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Mountains of the Moon is a compendium of thoughts and writings from my five years as a contributing and then managing editor of the weekly church newsletter, “The Journey This Week.” The newsletter served as a way to keep people in touch with what happened on a Sunday, and generally included an article based on the weekly sermon, which then became a point of departure for a meditation or essay, and along with scripture, quotes of wisdom, and a set of questions, it became a communication tool to remind members and interested readers what Snoqualmie Valley Alliance was doing from week to week.
From the Preface
Mountains of the Moon is a compendium of thoughts and writings from my five years as a contributing and then managing editor of the weekly church newsletter, “The Journey This Week.” The newsletter served as a way to keep people in touch with what happened on a Sunday, and we generally included an article based on the weekly sermon. The article wasn’t to be a rehash of the sermon—it was a point of departure for a meditation or essay, and along with scripture, quotes of wisdom, and a set of questions, it became a communication tool to remind members and interested readers what Snoqualmie Valley Alliance (SVA) was doing from week to week.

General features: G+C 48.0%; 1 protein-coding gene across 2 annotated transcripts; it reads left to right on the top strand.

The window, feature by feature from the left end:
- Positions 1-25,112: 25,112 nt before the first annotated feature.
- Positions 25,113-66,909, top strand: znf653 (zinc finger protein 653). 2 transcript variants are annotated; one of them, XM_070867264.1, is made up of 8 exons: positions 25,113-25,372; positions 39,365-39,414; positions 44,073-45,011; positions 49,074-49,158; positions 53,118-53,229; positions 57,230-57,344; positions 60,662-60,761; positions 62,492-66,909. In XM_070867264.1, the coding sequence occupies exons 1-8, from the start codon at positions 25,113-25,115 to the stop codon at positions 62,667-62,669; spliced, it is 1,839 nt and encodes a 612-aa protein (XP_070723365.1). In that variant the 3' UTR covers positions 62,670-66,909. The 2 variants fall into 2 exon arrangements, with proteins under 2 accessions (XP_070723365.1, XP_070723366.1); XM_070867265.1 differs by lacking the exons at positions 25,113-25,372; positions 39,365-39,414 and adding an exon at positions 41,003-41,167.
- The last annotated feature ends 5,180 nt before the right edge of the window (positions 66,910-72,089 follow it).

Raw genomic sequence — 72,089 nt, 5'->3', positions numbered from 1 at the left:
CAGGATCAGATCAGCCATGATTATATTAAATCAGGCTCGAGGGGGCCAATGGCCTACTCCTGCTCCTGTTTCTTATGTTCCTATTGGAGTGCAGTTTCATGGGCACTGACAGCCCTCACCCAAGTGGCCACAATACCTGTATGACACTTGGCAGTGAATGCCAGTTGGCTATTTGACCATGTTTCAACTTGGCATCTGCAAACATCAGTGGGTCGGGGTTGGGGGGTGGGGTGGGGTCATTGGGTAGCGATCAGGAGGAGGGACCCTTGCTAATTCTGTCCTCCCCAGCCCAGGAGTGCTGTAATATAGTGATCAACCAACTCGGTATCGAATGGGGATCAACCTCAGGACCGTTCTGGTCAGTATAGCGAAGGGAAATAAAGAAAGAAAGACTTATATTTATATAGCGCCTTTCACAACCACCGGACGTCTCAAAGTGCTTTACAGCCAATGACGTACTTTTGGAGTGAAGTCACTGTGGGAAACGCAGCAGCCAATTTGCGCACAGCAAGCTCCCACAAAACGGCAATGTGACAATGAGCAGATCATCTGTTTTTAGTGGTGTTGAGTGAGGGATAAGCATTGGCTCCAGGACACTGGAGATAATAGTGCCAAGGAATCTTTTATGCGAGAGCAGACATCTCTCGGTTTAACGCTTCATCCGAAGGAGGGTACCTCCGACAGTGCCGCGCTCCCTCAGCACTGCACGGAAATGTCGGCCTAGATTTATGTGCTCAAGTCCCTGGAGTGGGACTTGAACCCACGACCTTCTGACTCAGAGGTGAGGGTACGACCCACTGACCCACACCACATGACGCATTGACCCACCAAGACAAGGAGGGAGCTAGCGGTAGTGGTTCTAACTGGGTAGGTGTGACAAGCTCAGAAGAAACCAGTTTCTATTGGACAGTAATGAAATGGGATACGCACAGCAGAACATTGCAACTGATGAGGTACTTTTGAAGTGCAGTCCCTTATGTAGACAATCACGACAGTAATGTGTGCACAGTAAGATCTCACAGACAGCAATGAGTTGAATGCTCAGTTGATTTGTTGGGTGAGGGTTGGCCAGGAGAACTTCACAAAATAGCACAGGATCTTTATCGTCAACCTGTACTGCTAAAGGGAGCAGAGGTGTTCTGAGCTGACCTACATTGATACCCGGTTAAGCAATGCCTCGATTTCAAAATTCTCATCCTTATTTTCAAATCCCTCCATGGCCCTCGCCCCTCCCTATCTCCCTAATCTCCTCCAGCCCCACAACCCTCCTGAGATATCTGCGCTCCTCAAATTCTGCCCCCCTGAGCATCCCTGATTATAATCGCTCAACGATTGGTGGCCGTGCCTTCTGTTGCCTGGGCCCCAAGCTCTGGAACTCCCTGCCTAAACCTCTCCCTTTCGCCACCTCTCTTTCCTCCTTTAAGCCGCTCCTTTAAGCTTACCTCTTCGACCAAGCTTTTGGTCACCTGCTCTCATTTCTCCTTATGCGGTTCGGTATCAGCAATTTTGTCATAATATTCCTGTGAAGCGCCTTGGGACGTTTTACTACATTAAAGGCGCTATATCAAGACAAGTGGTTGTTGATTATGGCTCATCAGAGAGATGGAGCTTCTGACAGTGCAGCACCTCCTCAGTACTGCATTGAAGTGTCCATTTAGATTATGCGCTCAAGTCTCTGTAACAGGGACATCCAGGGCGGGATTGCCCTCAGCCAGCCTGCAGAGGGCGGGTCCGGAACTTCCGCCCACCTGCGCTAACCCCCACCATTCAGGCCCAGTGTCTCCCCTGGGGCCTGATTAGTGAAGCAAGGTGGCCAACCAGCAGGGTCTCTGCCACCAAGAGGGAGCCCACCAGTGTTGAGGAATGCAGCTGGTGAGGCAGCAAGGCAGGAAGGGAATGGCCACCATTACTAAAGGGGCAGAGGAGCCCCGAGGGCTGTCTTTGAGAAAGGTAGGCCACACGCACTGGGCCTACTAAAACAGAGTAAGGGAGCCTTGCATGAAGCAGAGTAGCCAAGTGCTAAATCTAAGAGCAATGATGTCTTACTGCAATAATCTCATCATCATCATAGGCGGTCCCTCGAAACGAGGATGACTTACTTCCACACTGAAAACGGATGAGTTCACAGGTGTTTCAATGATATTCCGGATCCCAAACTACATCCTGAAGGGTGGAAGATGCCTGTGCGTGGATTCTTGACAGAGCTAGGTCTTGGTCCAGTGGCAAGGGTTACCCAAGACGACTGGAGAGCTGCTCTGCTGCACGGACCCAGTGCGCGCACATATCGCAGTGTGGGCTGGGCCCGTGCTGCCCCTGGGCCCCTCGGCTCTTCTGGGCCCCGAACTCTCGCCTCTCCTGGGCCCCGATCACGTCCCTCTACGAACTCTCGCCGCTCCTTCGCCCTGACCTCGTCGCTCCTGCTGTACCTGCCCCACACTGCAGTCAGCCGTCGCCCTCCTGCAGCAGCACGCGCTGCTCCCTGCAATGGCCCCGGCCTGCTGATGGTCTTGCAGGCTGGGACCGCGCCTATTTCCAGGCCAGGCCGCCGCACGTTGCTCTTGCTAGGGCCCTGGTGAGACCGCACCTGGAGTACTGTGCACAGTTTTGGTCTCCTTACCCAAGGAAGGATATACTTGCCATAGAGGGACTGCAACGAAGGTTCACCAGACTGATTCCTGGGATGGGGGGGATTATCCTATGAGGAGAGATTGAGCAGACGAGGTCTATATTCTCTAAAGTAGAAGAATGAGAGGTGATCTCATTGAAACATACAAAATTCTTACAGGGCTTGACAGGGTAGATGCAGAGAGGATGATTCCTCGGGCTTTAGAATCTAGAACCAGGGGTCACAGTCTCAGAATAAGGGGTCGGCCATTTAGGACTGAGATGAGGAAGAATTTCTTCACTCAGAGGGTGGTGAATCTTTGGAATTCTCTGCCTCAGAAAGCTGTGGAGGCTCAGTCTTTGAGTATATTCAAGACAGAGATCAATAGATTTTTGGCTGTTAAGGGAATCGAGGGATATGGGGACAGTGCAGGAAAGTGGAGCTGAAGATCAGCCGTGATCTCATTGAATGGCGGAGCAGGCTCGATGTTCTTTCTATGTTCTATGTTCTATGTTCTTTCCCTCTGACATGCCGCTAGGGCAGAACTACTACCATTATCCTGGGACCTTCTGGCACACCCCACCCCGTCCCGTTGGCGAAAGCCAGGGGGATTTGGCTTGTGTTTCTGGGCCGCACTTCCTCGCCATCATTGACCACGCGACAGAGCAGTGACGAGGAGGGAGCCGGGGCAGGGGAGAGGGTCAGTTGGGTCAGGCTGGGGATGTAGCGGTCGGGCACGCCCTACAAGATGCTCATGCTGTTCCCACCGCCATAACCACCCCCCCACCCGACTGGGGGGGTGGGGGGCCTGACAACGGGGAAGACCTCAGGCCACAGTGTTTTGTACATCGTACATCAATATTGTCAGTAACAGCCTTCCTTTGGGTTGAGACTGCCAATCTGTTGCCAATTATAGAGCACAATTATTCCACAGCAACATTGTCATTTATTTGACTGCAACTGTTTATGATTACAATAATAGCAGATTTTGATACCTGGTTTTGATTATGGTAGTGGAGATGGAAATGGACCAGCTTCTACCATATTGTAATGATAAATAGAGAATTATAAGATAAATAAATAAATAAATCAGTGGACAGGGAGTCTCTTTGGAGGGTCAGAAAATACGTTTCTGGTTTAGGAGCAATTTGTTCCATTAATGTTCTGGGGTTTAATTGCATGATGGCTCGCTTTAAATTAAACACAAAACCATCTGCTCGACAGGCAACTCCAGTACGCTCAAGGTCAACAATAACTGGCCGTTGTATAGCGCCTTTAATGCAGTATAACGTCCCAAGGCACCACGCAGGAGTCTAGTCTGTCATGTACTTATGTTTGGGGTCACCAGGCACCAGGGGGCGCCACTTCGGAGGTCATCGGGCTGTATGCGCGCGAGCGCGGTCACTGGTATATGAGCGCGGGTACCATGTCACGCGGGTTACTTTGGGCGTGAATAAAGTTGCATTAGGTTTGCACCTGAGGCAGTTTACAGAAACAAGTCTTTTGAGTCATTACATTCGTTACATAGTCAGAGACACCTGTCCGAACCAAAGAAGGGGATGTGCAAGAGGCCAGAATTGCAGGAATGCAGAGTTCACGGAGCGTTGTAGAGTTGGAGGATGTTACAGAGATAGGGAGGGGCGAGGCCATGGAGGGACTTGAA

In 2009 I was approached by Tanya Hodel to contribute to the newsletter. Tanya was a founding member of our writing group, The Writers’ Bloc, and in spite of what she saw me write, she included me as contributor. It was a bit scary to write something with the official stamp of approval for the church—it’s a great responsibility to be honest, truthful, respectful, and obedient, and not simply write what I wanted.
It was like the journey itself, where we have the words from God: we listen to them; we attempt to figure them out and apply them to our lives; we carefully build upon our knowledge with new knowledge; we work hard to acquire wisdom along with knowledge; and we compare over time what we say we believe with how we act.
I tried to be as honest as I could in writing with the caveat of being respectful, orderly, and obedient to the church’s mission. This doesn’t mean anything more than I tried to be both personal and neutral, forthright and well-behaved, an individual writing about my own journey and someone who knew that the journey was universal and everyone has their own road to walk.
I was not, and am not, an official voice of the church, and I do not claim to speak any great truths or be an expert in any belief. This is simply 100 or so essays of what I was thinking as I responded to the words spoken from the pulpit. There is nothing here beyond that: this is not a book of Christian theology or even of what I think we should be doing as good and proper Christians.
I hoped—and still hope—that what I wrote served merely as a starting point for a discussion of your own journey. You won’t reach the same conclusions I did, and you won’t have the same method of relationship with God, with others, and with yourself as I did. The whole point is that you would have your own journey with God, whether you are not quite ready to start and need some advice and assurance, you are well on the way, or you are tying things up in preparation for the end.